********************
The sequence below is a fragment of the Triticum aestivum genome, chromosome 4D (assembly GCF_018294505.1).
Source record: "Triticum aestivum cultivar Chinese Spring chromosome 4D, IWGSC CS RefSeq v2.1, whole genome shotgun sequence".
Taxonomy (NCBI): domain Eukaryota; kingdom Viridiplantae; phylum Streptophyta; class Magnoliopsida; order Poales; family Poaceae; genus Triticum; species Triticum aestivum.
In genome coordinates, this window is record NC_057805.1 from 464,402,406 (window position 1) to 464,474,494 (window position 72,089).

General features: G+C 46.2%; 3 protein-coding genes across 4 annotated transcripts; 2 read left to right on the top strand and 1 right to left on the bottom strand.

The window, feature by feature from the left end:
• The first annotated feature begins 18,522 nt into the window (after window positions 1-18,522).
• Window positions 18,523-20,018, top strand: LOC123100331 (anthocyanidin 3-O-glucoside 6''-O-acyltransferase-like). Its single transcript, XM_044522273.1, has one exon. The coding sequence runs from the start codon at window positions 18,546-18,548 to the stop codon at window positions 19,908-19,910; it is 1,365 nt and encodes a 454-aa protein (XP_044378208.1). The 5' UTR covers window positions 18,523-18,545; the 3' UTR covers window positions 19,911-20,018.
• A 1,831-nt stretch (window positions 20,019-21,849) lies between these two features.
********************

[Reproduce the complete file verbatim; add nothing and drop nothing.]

The sequence below is a fragment of the Triticum aestivum genome, chromosome 4D (assembly GCF_018294505.1).
Source record: "Triticum aestivum cultivar Chinese Spring chromosome 4D, IWGSC CS RefSeq v2.1, whole genome shotgun sequence".
Taxonomy (NCBI): domain Eukaryota; kingdom Viridiplantae; phylum Streptophyta; class Magnoliopsida; order Poales; family Poaceae; genus Triticum; species Triticum aestivum.
In genome coordinates, this window is record NC_057805.1 from 464,402,406 (window position 1) to 464,474,494 (window position 72,089).

General features: G+C 46.2%; 3 protein-coding genes across 4 annotated transcripts; 2 read left to right on the top strand and 1 right to left on the bottom strand.

The window, feature by feature from the left end:
• The first annotated feature begins 18,522 nt into the window (after window positions 1-18,522).
• Window positions 18,523-20,018, top strand: LOC123100331 (anthocyanidin 3-O-glucoside 6''-O-acyltransferase-like). Its single transcript, XM_044522273.1, has one exon. The coding sequence runs from the start codon at window positions 18,546-18,548 to the stop codon at window positions 19,908-19,910; it is 1,365 nt and encodes a 454-aa protein (XP_044378208.1). The 5' UTR covers window positions 18,523-18,545; the 3' UTR covers window positions 19,911-20,018.
• A 1,831-nt stretch (window positions 20,019-21,849) lies between these two features.